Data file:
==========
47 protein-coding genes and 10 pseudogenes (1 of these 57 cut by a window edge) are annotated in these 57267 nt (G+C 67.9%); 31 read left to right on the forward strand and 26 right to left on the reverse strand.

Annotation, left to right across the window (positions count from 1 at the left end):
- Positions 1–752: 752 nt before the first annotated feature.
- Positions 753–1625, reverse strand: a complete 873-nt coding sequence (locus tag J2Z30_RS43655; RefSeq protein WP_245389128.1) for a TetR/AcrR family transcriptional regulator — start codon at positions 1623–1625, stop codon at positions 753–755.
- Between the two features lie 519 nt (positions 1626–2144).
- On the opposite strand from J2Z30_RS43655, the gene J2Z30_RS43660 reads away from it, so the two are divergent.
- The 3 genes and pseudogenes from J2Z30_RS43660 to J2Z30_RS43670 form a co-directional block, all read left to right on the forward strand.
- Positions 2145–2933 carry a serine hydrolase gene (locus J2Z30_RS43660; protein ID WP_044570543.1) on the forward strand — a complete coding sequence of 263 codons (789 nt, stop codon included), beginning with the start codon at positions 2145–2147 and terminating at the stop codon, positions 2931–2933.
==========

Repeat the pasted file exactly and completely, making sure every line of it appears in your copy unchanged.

47 protein-coding genes and 10 pseudogenes (1 of these 57 cut by a window edge) are annotated in these 57267 nt (G+C 67.9%); 31 read left to right on the forward strand and 26 right to left on the reverse strand.

Annotation, left to right across the window (positions count from 1 at the left end):
- Positions 1–752: 752 nt before the first annotated feature.
- Positions 753–1625, reverse strand: a complete 873-nt coding sequence (locus tag J2Z30_RS43655; RefSeq protein WP_245389128.1) for a TetR/AcrR family transcriptional regulator — start codon at positions 1623–1625, stop codon at positions 753–755.
- Between the two features lie 519 nt (positions 1626–2144).
- On the opposite strand from J2Z30_RS43655, the gene J2Z30_RS43660 reads away from it, so the two are divergent.
- The 3 genes and pseudogenes from J2Z30_RS43660 to J2Z30_RS43670 form a co-directional block, all read left to right on the forward strand.
- Positions 2145–2933 carry a serine hydrolase gene (locus J2Z30_RS43660; protein ID WP_044570543.1) on the forward strand — a complete coding sequence of 263 codons (789 nt, stop codon included), beginning with the start codon at positions 2145–2147 and terminating at the stop codon, positions 2931–2933.